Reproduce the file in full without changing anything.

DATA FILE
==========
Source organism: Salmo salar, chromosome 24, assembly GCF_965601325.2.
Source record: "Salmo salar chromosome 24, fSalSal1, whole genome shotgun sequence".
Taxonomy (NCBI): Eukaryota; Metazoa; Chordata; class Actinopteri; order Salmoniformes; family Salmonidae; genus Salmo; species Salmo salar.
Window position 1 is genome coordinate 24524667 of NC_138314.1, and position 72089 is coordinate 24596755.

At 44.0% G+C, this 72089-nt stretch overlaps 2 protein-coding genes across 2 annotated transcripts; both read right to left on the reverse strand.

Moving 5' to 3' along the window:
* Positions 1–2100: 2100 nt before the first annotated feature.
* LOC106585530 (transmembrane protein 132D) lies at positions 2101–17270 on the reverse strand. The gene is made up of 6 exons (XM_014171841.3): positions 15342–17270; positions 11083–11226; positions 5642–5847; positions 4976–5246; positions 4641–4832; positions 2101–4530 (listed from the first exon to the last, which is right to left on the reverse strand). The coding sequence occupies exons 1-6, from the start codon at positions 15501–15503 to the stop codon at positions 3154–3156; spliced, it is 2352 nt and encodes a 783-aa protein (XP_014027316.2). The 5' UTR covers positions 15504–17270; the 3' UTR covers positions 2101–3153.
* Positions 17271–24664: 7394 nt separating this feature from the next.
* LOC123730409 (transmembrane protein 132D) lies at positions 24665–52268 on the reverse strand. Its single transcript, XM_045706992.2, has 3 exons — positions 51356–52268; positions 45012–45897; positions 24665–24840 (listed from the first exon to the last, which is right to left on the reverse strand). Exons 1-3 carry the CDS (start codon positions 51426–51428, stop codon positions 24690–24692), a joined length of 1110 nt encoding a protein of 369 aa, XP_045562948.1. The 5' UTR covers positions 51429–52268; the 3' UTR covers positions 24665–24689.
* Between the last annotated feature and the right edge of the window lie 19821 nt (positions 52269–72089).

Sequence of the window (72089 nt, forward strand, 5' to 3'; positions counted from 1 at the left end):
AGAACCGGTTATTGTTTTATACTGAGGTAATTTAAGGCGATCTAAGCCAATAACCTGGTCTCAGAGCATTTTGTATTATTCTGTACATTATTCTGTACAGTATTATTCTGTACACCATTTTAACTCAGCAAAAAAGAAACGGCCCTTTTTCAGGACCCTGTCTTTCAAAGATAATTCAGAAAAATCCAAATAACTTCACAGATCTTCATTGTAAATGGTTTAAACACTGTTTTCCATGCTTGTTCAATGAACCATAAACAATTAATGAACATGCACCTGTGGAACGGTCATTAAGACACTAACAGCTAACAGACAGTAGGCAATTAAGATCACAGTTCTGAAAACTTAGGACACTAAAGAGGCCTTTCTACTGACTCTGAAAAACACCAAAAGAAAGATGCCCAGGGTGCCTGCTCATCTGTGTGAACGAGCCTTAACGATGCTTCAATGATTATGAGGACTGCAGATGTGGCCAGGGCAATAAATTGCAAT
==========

Source organism: Salmo salar, chromosome 24, assembly GCF_965601325.2.
Source record: "Salmo salar chromosome 24, fSalSal1, whole genome shotgun sequence".
Taxonomy (NCBI): Eukaryota; Metazoa; Chordata; class Actinopteri; order Salmoniformes; family Salmonidae; genus Salmo; species Salmo salar.
Window position 1 is genome coordinate 24524667 of NC_138314.1, and position 72089 is coordinate 24596755.

At 44.0% G+C, this 72089-nt stretch overlaps 2 protein-coding genes across 2 annotated transcripts; both read right to left on the reverse strand.

Moving 5' to 3' along the window:
* Positions 1–2100: 2100 nt before the first annotated feature.
* LOC106585530 (transmembrane protein 132D) lies at positions 2101–17270 on the reverse strand. The gene is made up of 6 exons (XM_014171841.3): positions 15342–17270; positions 11083–11226; positions 5642–5847; positions 4976–5246; positions 4641–4832; positions 2101–4530 (listed from the first exon to the last, which is right to left on the reverse strand). The coding sequence occupies exons 1-6, from the start codon at positions 15501–15503 to the stop codon at positions 3154–3156; spliced, it is 2352 nt and encodes a 783-aa protein (XP_014027316.2). The 5' UTR covers positions 15504–17270; the 3' UTR covers positions 2101–3153.
* Positions 17271–24664: 7394 nt separating this feature from the next.
* LOC123730409 (transmembrane protein 132D) lies at positions 24665–52268 on the reverse strand. Its single transcript, XM_045706992.2, has 3 exons — positions 51356–52268; positions 45012–45897; positions 24665–24840 (listed from the first exon to the last, which is right to left on the reverse strand). Exons 1-3 carry the CDS (start codon positions 51426–51428, stop codon positions 24690–24692), a joined length of 1110 nt encoding a protein of 369 aa, XP_045562948.1. The 5' UTR covers positions 51429–52268; the 3' UTR covers positions 24665–24689.
* Between the last annotated feature and the right edge of the window lie 19821 nt (positions 52269–72089).

Sequence of the window (72089 nt, forward strand, 5' to 3'; positions counted from 1 at the left end):
AGAACCGGTTATTGTTTTATACTGAGGTAATTTAAGGCGATCTAAGCCAATAACCTGGTCTCAGAGCATTTTGTATTATTCTGTACATTATTCTGTACAGTATTATTCTGTACACCATTTTAACTCAGCAAAAAAGAAACGGCCCTTTTTCAGGACCCTGTCTTTCAAAGATAATTCAGAAAAATCCAAATAACTTCACAGATCTTCATTGTAAATGGTTTAAACACTGTTTTCCATGCTTGTTCAATGAACCATAAACAATTAATGAACATGCACCTGTGGAACGGTCATTAAGACACTAACAGCTAACAGACAGTAGGCAATTAAGATCACAGTTCTGAAAACTTAGGACACTAAAGAGGCCTTTCTACTGACTCTGAAAAACACCAAAAGAAAGATGCCCAGGGTGCCTGCTCATCTGTGTGAACGAGCCTTAACGATGCTTCAATGATTATGAGGACTGCAGATGTGGCCAGGGCAATAAATTGCAAT